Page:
TURKEY’S FATEFUL CHOICE
Turkey’s Justice and Development Party (AKP) won re-election last Sunday – a result that could decisively alter the character and direction of this 74-million strong, hitherto secular Muslim republic.
There are those who doubt the gravity of this result. Skeptics point to the fact that the AKP has been in office since 2002 without overturning Turkey’s secular norms or making major alterations to its broadly pro-Western foreign policy. But all this could now change because the AKP, Islamist in character but incremental in operation, has conducted a low-intensity assault on the secular foundations of the state and now stands a good chance of finally breaching them.
How has the AKP gone about it? Although the AKP won in 2002 only 34.3 percent of the vote, the parliamentary threshold of 10 percent kept out the five incumbent coalition parties, which the electorate punished for the country’s economic malaise. The AKP thus ended up with two-thirds of the seats, enough to override presidential vetoes.
At first, a criminal conviction for inciting religious hatred kept the AKP’s leader, Recep Tayyip Erdoðan, out of the new parliament (He had been convicted after reciting at a public meeting an Islamized version of a national poem by Ziya Gokalp, declaiming, “Mosques are our barracks, domes our helmets, minarets our bayonets, believers our soldiers. This holy army guards my religion”). However, amendments to the election law by the AKP and the overturning of President Ahmet Necdet Sezer’s veto enabled Erdogan to run in a 2003 by-election, win a seat, and to take over the premiership from his colleague, Abdullah Gul.
Without dramatic shifts or confrontations, Erdoðan created new universities to which he could appoint his chosen rectors and lowered the mandatory retirement age in the bureaucracy to enable the appointment of many thousands of new, Islamist judges. Some AKP-dominated municipalities introduced bans on the sale of alcohol. He also adroitly pushed Turkey’s quest for EU membership by instituting liberalizing reforms that have the effect of weakening the military establishment, a staunchly secular institution and guarantor of the secular state.
In April, Gul became the AKP’s candidate for the presidency that Sezer is vacating. However, the secular opposition parties boycotted the proceedings. This was accompanied by anti-AKP demonstrations, including one 700,000-strong in Istanbul, and dark hints from the military of consequences to follow. At this point, the country’s highest court invalidated the first round of voting on technical grounds.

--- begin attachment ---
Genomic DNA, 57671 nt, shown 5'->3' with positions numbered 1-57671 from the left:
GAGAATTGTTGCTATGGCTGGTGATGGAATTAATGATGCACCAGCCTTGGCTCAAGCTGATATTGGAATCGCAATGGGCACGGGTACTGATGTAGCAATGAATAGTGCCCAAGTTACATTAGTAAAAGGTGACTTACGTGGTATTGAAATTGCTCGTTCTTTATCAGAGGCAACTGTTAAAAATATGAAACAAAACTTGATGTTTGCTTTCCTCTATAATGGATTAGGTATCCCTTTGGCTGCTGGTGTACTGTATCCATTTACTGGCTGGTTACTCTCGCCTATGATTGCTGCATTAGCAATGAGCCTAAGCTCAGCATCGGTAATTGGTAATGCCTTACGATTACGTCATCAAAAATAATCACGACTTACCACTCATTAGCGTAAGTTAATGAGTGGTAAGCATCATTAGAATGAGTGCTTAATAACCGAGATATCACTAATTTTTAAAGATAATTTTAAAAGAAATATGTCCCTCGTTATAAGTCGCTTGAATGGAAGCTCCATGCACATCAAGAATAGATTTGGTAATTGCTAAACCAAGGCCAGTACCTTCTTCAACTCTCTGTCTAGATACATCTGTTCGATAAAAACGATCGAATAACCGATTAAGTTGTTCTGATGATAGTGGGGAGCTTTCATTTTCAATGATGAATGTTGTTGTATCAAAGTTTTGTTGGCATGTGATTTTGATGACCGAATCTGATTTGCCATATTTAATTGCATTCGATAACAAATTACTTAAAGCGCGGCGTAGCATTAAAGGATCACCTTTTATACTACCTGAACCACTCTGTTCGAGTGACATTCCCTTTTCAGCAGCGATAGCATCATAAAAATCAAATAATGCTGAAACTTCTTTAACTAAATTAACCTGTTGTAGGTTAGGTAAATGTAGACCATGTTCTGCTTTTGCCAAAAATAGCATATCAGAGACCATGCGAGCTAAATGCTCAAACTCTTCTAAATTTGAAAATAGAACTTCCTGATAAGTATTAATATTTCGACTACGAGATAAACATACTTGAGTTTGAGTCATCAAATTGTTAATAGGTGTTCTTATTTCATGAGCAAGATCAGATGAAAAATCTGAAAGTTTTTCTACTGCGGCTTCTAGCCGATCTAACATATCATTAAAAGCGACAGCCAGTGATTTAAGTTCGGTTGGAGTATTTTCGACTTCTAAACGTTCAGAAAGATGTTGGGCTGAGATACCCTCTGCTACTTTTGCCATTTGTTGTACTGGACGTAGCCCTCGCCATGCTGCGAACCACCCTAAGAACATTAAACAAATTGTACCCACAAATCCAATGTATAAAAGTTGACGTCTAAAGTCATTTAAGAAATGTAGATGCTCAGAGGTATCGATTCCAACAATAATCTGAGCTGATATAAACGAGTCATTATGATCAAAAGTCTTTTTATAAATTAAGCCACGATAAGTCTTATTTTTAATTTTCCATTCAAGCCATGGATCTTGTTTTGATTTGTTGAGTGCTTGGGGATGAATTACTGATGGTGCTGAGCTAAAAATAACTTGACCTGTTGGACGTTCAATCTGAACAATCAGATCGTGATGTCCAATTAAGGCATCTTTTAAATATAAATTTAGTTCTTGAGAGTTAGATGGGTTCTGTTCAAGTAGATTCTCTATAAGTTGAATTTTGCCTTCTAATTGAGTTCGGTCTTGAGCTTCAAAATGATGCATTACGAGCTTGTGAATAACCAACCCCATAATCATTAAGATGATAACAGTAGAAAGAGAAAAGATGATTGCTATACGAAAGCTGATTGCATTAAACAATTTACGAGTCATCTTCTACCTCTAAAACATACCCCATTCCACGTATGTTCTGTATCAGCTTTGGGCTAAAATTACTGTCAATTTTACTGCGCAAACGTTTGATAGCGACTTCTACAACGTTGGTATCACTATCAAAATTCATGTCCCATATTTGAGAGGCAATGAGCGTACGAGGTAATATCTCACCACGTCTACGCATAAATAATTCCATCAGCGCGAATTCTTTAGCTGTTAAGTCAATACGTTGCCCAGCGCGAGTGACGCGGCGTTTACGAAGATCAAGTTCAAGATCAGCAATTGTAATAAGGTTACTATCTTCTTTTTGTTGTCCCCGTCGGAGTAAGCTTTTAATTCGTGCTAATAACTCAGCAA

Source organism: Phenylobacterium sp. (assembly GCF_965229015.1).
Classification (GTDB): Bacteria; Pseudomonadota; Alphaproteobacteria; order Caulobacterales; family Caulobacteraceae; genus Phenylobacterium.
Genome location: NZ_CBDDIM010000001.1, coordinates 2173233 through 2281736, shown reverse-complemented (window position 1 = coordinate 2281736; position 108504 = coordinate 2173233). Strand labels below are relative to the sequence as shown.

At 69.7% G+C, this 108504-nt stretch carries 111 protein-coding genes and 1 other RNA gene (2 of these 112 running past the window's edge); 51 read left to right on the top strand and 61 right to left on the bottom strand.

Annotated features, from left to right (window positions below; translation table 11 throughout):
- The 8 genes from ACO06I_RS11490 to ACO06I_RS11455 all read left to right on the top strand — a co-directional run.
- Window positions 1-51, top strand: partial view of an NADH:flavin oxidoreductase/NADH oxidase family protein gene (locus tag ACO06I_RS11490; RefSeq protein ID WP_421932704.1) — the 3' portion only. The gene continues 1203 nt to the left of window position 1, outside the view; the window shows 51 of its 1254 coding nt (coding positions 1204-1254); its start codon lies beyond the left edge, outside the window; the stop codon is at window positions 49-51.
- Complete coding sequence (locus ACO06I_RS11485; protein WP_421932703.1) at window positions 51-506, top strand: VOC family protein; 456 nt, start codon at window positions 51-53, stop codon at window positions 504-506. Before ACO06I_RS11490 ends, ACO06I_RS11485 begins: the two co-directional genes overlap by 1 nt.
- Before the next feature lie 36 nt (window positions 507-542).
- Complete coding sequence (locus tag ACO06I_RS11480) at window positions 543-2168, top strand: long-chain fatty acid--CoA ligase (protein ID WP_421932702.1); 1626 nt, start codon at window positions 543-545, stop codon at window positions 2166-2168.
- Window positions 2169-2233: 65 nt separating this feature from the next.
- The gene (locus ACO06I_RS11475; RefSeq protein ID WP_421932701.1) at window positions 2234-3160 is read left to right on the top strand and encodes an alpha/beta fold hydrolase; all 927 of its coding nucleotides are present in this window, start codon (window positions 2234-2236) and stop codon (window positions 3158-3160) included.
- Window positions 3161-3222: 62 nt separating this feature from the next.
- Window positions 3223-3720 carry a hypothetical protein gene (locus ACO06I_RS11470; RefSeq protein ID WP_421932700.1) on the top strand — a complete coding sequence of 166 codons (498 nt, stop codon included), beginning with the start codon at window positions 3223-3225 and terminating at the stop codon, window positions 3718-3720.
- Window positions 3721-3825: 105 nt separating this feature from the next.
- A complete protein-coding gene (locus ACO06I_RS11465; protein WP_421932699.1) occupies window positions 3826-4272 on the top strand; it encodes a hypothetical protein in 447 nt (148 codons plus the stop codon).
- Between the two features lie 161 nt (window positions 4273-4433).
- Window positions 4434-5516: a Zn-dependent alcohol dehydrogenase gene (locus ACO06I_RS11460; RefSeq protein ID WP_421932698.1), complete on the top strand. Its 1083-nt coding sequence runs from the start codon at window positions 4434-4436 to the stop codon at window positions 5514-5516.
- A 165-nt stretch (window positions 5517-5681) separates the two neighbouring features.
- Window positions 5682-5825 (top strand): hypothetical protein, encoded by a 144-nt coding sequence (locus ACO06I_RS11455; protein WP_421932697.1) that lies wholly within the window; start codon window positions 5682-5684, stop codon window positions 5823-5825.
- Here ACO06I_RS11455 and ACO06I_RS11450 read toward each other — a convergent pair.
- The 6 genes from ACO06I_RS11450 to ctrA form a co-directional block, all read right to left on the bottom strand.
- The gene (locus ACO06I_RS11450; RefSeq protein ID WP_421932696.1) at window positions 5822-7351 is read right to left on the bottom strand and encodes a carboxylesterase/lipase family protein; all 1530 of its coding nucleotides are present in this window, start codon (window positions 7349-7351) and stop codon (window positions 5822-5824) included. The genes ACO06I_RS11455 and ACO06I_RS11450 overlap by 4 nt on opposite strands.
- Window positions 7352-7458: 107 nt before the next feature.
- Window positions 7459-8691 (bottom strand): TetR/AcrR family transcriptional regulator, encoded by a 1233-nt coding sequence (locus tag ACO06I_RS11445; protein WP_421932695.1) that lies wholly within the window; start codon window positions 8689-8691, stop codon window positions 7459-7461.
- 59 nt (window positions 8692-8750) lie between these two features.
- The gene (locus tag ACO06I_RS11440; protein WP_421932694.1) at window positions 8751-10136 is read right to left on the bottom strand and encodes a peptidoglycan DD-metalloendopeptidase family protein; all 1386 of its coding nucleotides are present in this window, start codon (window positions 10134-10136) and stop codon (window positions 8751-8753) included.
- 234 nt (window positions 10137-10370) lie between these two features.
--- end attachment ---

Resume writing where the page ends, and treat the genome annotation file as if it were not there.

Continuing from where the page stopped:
However, this proved only a temporary setback for Gul and the AKP. The AKP now passed a constitutional amendment allowing for direct popular election of the president. Sezer and the opposition Republican People’s Party failed in an appeal to the Supreme Court to repeal the amendment, so a referendum on the popular election amendment is scheduled for October 21.
Gul, who first withdrew, then renewed, his candidacy for the presidency, thus retains a distinct chance of winning that post, whichever way November’s referendum on popular election of the presidency goes. If the referendum is passed, a politically dominant AKP is likely to have its candidate endorsed by the electorate; if not, an AKP enjoying close to a two-thirds majority (340 of 550 seats) might well prevail in having the legislature endorse its candidate.
The legislature, after all, now includes the Nationalist Action Party, which won 14 percent of the vote (70 seats), and which might well accommodate the AKP in its choice of candidate. Its general secretary, Cihan Pacaci, has hinted as much, saying that the presidential election shouldn’t be approached “just in terms of whether the candidate’s wife wears a headscarf.”
Why would an AKP presidency matter? Because the Turkish president disposes of vital powers. He determines not only which party leaders form government, but who heads government departments as well as the Court of Accounts, which audits the government. He appoints quarter of the justices on the Constitutional Court, the chief public prosecutor and – hugely important in a country where the military establishment is the bastion of the secular republic – the head of the armed forces. In addition, the president can veto legislation once and, if presented a second time with the rejected legislation, can refer it for adjudication to the Constitutional Court.
Just how central the presidency is to impeding the AKP’s Islamist agenda is apparent from the record of the outgoing secularist president. Sezer vetoed over 3,000 appointments by the Erdogan government and referred more than one hundred pieces of legislation he had previously vetoed to the Constitutional Court. This system of checks and balances to a considerable extent held the AKP’s Islamist political insurgency at bay.
The elevation of the AKP’s candidate to the presidency would end that holding action, with unknown consequences for the secular republic.
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